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6-1 © 2011 Pearson Canada Inc.

6 Chapter
Databases and
Information
Management
6-2 © 2011 Pearson Canada Inc.
LEARNING OBJECTIVES
Management Information Systems
Chapter 6 Databases
and Information Management
After reading this chapter, you will be able to answer the
following questions:

• What are the problems of managing data resources in a
traditional file environment, and how are they solved by
a database management system?
• What are the major capabilities of a database
management system (DBMS), and why is a relational
DBMS so powerful?
• What are some important principles of database design?
continued …
6-3 © 2011 Pearson Canada Inc.
LEARNING OBJECTIVES (continued)
Management Information Systems
Chapter 6 Databases
and Information Management
• What are the principal tools and technologies for
accessing information from databases to improve
business performance and decision making?
• Why are information policy, data administration, and
data quality assurance essential for managing a firm’s
data resources?
6-4 © 2011 Pearson Canada Inc.
Can HP Mine Success from an Enterprise Data Warehouse?
• Problem: HP’s numerous systems unable to deliver the
information needed for a complete picture of business
operations, lack of data consistency
• Solutions: Build a data warehouse with a single global
enterprise-wide database; replacing 17 database technologies
and 14 000 databases in use
• Created consistent data models for all enterprise data and
proprietary platform
• Demonstrates importance of database management in creating
timely, accurate data and reports
• Illustrates need to standardize how data from disparate
sources are stored, organized, and managed






Management Information Systems
Chapter 6 Databases
and Information Management
6-5 © 2011 Pearson Canada Inc.
Organizing Data in a Traditional File Environment
File organization concepts
• Bit: Smallest unit of data; binary digit (0,1)
• Byte: Group of bits that represents a single
character
• Field: Group of words or a complete number
• Record: Group of related fields
• File: Group of records of same type

Management Information Systems
Chapter 6 Databases
and Information Management
Continued …
6-6 © 2011 Pearson Canada Inc.
Organizing Data in a Traditional File Environment
Management Information Systems
Chapter 6 Databases
and Information Management
File Organization Concepts (continued)
• Database: Group of related files
• Entity: Person, place, thing, event about which
information is maintained
• Attribute: Description of a particular entity
• Key field: Identifier field used to retrieve,
update, sort a record
6-7 © 2011 Pearson Canada Inc.
Organizing Data in a Traditional File Environment
Management Information Systems
Chapter 6 Databases
and Information Management
Catch [Figure 6-2]
Figure 6-1
6-8 © 2011 Pearson Canada Inc.
Organizing Data in a Traditional File Environment
Problems with the traditional file environment
• Data redundancy and inconsistency
• Program-data dependence
• Lack of flexibility
• Poor security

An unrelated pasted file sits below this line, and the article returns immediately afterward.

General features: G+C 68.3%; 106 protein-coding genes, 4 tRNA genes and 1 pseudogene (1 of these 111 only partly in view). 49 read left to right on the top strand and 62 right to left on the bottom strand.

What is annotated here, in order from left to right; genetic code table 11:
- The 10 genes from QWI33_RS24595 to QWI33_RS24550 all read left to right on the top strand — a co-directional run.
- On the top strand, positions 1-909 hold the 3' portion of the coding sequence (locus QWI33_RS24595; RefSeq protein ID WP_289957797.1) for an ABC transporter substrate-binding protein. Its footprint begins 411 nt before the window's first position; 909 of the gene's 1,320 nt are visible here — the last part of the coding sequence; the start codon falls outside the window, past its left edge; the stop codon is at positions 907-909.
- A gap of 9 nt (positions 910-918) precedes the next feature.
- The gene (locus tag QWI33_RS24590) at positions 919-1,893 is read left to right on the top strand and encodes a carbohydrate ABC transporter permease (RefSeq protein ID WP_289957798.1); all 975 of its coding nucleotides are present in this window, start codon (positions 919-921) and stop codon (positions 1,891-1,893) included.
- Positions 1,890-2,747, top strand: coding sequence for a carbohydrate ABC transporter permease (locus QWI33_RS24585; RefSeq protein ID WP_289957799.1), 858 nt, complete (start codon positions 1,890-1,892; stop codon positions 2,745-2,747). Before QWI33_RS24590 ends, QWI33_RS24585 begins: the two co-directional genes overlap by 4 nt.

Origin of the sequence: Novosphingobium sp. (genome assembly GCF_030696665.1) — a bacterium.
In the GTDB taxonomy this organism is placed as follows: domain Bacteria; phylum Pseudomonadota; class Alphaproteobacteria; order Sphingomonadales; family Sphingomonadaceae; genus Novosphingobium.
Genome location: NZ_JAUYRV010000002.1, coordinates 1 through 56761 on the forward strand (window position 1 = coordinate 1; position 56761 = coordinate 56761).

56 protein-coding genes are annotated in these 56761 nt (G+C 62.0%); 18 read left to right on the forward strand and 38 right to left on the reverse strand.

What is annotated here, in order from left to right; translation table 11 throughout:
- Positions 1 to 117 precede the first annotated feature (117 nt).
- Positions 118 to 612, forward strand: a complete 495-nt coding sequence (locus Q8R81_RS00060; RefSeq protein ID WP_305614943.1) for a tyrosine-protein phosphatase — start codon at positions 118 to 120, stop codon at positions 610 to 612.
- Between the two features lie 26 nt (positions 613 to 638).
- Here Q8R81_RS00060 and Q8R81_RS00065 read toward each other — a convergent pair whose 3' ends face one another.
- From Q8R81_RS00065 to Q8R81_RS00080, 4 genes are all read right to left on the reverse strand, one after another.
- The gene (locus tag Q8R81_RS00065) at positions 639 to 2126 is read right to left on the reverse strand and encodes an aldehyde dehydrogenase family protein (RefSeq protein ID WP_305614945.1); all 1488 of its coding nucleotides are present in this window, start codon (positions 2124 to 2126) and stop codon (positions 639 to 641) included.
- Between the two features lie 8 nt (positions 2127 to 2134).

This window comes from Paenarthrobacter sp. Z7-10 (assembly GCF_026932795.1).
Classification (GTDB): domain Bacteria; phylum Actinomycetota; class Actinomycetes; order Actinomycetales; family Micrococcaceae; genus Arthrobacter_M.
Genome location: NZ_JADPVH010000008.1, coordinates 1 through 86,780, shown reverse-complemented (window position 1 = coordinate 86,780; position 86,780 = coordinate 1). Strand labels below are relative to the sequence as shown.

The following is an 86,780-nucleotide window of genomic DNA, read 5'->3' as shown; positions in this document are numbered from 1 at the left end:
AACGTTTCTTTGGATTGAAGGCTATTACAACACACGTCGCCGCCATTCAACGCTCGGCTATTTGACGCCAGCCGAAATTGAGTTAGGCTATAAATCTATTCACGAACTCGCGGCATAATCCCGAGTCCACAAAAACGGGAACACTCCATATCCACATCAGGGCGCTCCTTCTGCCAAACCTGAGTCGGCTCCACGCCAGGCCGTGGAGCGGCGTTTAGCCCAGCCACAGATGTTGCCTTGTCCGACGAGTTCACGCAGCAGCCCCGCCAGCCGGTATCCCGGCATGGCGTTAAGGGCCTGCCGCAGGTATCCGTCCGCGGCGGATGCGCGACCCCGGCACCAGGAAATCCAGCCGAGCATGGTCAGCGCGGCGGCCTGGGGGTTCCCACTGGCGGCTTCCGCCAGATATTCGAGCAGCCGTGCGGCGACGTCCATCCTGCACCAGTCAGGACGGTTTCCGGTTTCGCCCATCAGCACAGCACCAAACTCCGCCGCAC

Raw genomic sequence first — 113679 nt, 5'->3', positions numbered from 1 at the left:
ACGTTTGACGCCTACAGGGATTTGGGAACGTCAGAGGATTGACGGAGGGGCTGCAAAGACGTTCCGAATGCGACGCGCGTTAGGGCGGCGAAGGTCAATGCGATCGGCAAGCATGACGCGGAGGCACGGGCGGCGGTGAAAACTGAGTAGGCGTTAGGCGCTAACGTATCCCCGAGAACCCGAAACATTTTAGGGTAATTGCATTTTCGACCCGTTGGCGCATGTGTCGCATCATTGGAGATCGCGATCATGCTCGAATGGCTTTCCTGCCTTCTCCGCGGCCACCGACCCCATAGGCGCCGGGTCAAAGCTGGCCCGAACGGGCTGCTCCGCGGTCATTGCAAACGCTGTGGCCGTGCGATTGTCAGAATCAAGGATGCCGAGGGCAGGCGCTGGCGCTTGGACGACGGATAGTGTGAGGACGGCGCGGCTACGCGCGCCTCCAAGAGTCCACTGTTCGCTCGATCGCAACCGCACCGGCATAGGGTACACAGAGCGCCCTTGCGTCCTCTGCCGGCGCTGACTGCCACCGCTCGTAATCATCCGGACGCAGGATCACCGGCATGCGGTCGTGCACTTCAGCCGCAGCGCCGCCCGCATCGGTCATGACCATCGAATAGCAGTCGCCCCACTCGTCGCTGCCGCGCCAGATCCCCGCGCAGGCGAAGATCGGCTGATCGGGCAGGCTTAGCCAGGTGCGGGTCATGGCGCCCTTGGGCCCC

• Lack of data sharing and availability

Management Information Systems
Chapter 6 Databases
and Information Management
6-9 © 2011 Pearson Canada Inc.
Traditional File Processing
Figure 6-2
The use of a traditional approach to file processing encourages each functional area in a corporation to
develop specialized applications and files. Each application requires a unique data file that is likely to be a
subset of the master file. These subsets of the master file lead to data redundancy and inconsistency,
processing inflexibility, and wasted storage resources.
Management Information Systems
Chapter 6 Databases
and Information Management
Organizing Data in a Traditional File Environment
6-10 © 2011 Pearson Canada Inc.
Problems with the Traditional File
Environment
• Data Redundancy and Inconsistency:
• Data redundancy: The presence of
duplicate data in multiple data files so that
the same data are stored in more than one
place or location
• Data inconsistency: The same attribute may
have different values.

Continued …
Management Information Systems
Chapter 6 Databases
and Information Management
Organizing Data in a Traditional File Environment
6-11 © 2011 Pearson Canada Inc.
Problems with the Traditional File
Environment (continued)
• Program-Data Dependence:
• The coupling of data stored in files and the specific
programs required to update and maintain those
files such that changes in programs require
changes to the data
Continued …
Management Information Systems
Chapter 6 Databases
and Information Management
Organizing Data in a Traditional File Environment
6-12 © 2011 Pearson Canada Inc.
Problems with the Traditional File
Environment (continued)
• Lack of Flexibility
• A traditional file system can deliver routine
scheduled reports after extensive programming
efforts, but it cannot deliver ad-hoc reports or
respond to unanticipated information requirements
in a timely fashion
Continued …
Management Information Systems
Chapter 6 Databases
and Information Management
Organizing Data in a Traditional File Environment
6-13 © 2011 Pearson Canada Inc.
Problems with the Traditional File
Environment (continued)
• Poor security
• Management may have no knowledge of who is
accessing or making changes to the organization’s
data
• Lack of data sharing and availability:
• Information cannot flow freely across different
functional areas or different parts of the
organization.
Management Information Systems
Chapter 6 Databases
and Information Management
Organizing Data in a Traditional File Environment
6-14 © 2011 Pearson Canada Inc.
Database management systems
• How a DBMS solves the problems of the traditional
file environment
• Relational DBMS
• Operations of a relational DBMS